Friday, October 15, 2010

The Blood of Louis XVI

Preserved in a gourd.
The gourd, presently valued at about 500,000 euro ($700,000), is emblazoned with key figures of the French Revolution and bears an inscription that reads, as translated from French into English by the researchers, “Maximilien Bourdaloue on January 21st, dipped his handkerchief in the blood of the king after his beheading.”

There was no handkerchief in the gourd when the scientific team received it, but there was plenty of dried blood inside to scrape out five small samples. Two laboratories performed three kinds of DNA analysis: One probed the Y chromosome (inherited from the father), another scrutinized the HERC2 gene (associated with blue eyes) and the last examined the DNA in mitochondria (the powerhouses of cells, which are inherited from the mother).

The tests showed the blood belonged to a blue-eyed man with a rare genetic makeup and not to an animal, nor to anyone in the laboratories, nor the gourd-owning family nor or any one of tens of thousands of people in genetic databases. Pettener added that the blood is also “quite old,” making a forgery more unlikely.
More HERE.

Here is a quote from the novel Trianon:
Then cries of “Long live the Republic!” were heard. People rushed forward, dipping handkerchiefs into the blood of Louis XVI. The Abbé, dazed, did not know how he climbed off the scaffold. He could only notice that some of the blood from the severed head had splashed upon his clothes. Meanwhile, Sanson was selling locks of the King’s hair, pieces of his jacket, his buttons, his hat. Someone began to play the Marseillaise, and people joined hands, dancing and cavorting around the guillotine, “like the prophets of Baal,” thought the Abbé. A cold mist had descended upon Paris at the moment of the King’s death, but above, and beyond it, was the sun. ~from Trianon by Elena Maria Vidal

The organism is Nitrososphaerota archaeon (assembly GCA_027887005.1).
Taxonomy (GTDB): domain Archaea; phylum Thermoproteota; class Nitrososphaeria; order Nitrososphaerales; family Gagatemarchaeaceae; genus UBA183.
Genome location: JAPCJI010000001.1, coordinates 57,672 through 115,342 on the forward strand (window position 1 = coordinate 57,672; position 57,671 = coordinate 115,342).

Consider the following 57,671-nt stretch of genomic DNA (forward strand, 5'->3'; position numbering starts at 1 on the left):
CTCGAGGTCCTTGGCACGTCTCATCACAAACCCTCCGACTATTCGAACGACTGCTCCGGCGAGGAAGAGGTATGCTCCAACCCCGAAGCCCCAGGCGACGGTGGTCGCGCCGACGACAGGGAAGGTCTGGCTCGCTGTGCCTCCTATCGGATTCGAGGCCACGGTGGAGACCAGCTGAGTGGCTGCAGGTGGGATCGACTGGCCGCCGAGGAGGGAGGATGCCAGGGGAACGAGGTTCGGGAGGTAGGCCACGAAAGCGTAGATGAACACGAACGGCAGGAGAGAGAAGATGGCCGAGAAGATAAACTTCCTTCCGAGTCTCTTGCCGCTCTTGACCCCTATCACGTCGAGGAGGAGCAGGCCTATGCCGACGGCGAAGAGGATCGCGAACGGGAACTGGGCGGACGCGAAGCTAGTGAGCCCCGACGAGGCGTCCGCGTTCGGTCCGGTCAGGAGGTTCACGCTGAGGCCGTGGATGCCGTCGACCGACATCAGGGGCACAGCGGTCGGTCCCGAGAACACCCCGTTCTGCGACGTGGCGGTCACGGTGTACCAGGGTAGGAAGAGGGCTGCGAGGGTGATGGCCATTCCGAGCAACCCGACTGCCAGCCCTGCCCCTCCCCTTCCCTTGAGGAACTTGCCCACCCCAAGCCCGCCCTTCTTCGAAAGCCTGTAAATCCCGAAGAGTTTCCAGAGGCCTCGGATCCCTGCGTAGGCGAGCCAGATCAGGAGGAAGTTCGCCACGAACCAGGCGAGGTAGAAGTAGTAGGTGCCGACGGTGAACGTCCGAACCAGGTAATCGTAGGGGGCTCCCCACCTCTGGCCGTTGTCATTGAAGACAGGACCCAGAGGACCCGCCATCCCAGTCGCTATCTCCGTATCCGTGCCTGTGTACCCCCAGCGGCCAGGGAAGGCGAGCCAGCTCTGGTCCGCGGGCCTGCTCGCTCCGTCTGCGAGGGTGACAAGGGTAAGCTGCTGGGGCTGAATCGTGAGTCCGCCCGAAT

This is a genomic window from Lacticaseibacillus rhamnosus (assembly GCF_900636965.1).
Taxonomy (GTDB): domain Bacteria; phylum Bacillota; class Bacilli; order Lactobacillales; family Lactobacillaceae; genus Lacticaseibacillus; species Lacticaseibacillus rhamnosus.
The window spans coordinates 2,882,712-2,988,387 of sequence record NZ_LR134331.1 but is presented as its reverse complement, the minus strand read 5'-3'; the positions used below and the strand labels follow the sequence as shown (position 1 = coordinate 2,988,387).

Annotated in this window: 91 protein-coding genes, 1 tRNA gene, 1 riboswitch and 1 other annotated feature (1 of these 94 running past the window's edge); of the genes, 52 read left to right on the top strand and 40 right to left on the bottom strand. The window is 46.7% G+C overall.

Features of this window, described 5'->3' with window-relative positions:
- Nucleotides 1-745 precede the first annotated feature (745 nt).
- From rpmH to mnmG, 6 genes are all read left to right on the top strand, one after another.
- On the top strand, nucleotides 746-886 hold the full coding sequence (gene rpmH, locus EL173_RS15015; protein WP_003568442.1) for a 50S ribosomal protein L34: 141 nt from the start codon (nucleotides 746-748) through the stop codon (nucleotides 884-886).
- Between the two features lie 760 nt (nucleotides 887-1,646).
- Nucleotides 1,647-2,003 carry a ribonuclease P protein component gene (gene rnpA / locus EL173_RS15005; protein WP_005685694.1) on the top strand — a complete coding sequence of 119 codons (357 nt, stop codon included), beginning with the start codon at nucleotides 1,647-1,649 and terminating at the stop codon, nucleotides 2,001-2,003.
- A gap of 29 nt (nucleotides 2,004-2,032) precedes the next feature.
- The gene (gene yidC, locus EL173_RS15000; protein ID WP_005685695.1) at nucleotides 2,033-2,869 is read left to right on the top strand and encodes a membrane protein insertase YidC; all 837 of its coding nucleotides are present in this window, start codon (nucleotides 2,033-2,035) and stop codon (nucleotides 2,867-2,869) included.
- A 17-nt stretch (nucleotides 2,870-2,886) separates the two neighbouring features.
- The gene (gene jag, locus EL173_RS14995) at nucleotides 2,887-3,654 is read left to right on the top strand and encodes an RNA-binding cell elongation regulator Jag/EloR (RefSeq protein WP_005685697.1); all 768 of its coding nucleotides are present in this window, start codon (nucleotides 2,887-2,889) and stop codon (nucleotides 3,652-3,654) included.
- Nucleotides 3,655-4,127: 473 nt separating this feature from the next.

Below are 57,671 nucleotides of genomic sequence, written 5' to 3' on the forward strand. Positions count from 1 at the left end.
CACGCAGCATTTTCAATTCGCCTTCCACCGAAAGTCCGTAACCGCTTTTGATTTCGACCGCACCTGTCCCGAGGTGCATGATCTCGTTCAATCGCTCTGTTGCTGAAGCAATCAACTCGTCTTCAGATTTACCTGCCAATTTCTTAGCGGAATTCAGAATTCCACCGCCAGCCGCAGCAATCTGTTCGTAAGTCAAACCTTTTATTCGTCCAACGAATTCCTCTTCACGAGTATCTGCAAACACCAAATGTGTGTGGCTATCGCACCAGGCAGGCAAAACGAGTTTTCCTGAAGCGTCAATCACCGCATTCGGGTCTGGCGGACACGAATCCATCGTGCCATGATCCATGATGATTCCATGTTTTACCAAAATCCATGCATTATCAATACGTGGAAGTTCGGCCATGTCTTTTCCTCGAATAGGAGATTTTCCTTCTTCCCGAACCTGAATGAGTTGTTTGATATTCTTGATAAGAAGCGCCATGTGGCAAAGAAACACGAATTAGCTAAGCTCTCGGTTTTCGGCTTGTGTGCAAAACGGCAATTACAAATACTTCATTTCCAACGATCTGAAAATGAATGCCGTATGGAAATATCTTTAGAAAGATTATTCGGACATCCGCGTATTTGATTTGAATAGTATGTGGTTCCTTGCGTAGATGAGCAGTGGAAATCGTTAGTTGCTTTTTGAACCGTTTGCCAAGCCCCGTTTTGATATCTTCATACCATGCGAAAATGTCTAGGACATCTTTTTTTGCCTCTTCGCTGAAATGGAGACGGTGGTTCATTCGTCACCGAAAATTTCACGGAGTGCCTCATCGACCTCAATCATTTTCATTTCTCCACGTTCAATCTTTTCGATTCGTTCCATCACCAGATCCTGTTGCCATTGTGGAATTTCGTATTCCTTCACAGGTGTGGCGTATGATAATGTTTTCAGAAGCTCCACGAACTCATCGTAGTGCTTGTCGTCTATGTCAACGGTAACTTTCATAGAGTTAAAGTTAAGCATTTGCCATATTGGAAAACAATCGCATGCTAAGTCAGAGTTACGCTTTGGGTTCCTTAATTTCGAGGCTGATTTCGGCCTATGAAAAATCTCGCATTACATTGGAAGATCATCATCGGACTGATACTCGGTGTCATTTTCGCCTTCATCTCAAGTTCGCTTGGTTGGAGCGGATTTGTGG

tubbs said...

More on Sanson! (please?) I seem to remember reading that he held his post from pre- revolution thru the Empire and into the restoration. I may be wrong.

cristians. said...

Incredible work you did here! Please, never stop. I added a link to you on my blog. I am just reading Simone Bertière's excellent book: 'Marie-Antoinette l'insoumise'. Great job and a huge patience you must have!

May said...

The poor King!

Isn't it true that his daughter kept his bloodstained shirt? What happened to that later on?

elena maria vidal said...

Tubbs, here is a post I did on Sanson awhile back.

Thank you, Cristian. I will add your blog as well.

Yes, M., MTC kept it. I am not certain where it is now.

May said...

It's amazing that MTC was able to get hold of such a thing. I am surprised that it had not been long since destroyed. (I am also surprised that the King's will and the Queen's last letter managed to survive).

The gourd itself seems rather grotesque to me, would you agree?

elena maria vidal said...

Yes, quite grotesque. It seems to have been more of a morbid souvenir than a relic, at least from the point of view of the people who decorated the gourd.